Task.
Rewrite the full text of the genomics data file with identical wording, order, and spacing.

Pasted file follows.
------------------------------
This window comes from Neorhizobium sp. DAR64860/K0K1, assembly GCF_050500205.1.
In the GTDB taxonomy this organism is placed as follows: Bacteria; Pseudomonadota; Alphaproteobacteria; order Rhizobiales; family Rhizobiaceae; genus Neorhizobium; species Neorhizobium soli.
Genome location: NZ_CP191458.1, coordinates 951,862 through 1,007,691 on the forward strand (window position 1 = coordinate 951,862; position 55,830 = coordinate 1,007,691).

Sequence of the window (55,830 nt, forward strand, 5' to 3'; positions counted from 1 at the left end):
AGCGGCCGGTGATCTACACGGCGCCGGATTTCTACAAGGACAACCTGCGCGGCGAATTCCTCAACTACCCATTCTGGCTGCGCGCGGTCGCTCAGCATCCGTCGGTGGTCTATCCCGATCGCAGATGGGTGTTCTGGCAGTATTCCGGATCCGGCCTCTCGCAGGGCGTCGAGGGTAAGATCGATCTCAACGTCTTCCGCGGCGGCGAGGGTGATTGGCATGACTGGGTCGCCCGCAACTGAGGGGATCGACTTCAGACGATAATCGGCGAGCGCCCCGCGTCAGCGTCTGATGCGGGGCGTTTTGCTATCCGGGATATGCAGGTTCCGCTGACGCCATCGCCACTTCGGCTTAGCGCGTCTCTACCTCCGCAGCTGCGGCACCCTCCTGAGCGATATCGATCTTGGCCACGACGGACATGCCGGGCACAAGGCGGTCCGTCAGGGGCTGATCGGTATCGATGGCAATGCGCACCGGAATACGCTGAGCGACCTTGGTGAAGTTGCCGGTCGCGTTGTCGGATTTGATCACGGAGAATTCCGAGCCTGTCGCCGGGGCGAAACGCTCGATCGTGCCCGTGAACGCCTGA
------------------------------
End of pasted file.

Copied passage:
This window comes from Neorhizobium sp. DAR64860/K0K1, assembly GCF_050500205.1.
In the GTDB taxonomy this organism is placed as follows: Bacteria; Pseudomonadota; Alphaproteobacteria; order Rhizobiales; family Rhizobiaceae; genus Neorhizobium; species Neorhizobium soli.
Genome location: NZ_CP191458.1, coordinates 951,862 through 1,007,691 on the forward strand (window position 1 = coordinate 951,862; position 55,830 = coordinate 1,007,691).

Sequence of the window (55,830 nt, forward strand, 5' to 3'; positions counted from 1 at the left end):
AGCGGCCGGTGATCTACACGGCGCCGGATTTCTACAAGGACAACCTGCGCGGCGAATTCCTCAACTACCCATTCTGGCTGCGCGCGGTCGCTCAGCATCCGTCGGTGGTCTATCCCGATCGCAGATGGGTGTTCTGGCAGTATTCCGGATCCGGCCTCTCGCAGGGCGTCGAGGGTAAGATCGATCTCAACGTCTTCCGCGGCGGCGAGGGTGATTGGCATGACTGGGTCGCCCGCAACTGAGGGGATCGACTTCAGACGATAATCGGCGAGCGCCCCGCGTCAGCGTCTGATGCGGGGCGTTTTGCTATCCGGGATATGCAGGTTCCGCTGACGCCATCGCCACTTCGGCTTAGCGCGTCTCTACCTCCGCAGCTGCGGCACCCTCCTGAGCGATATCGATCTTGGCCACGACGGACATGCCGGGCACAAGGCGGTCCGTCAGGGGCTGATCGGTATCGATGGCAATGCGCACCGGAATACGCTGAGCGACCTTGGTGAAGTTGCCGGTCGCGTTGTCGGATTTGATCACGGAGAATTCCGAGCCTGTCGCCGGGGCGAAACGCTCGATCGTGCCCGTGAACGCCTGA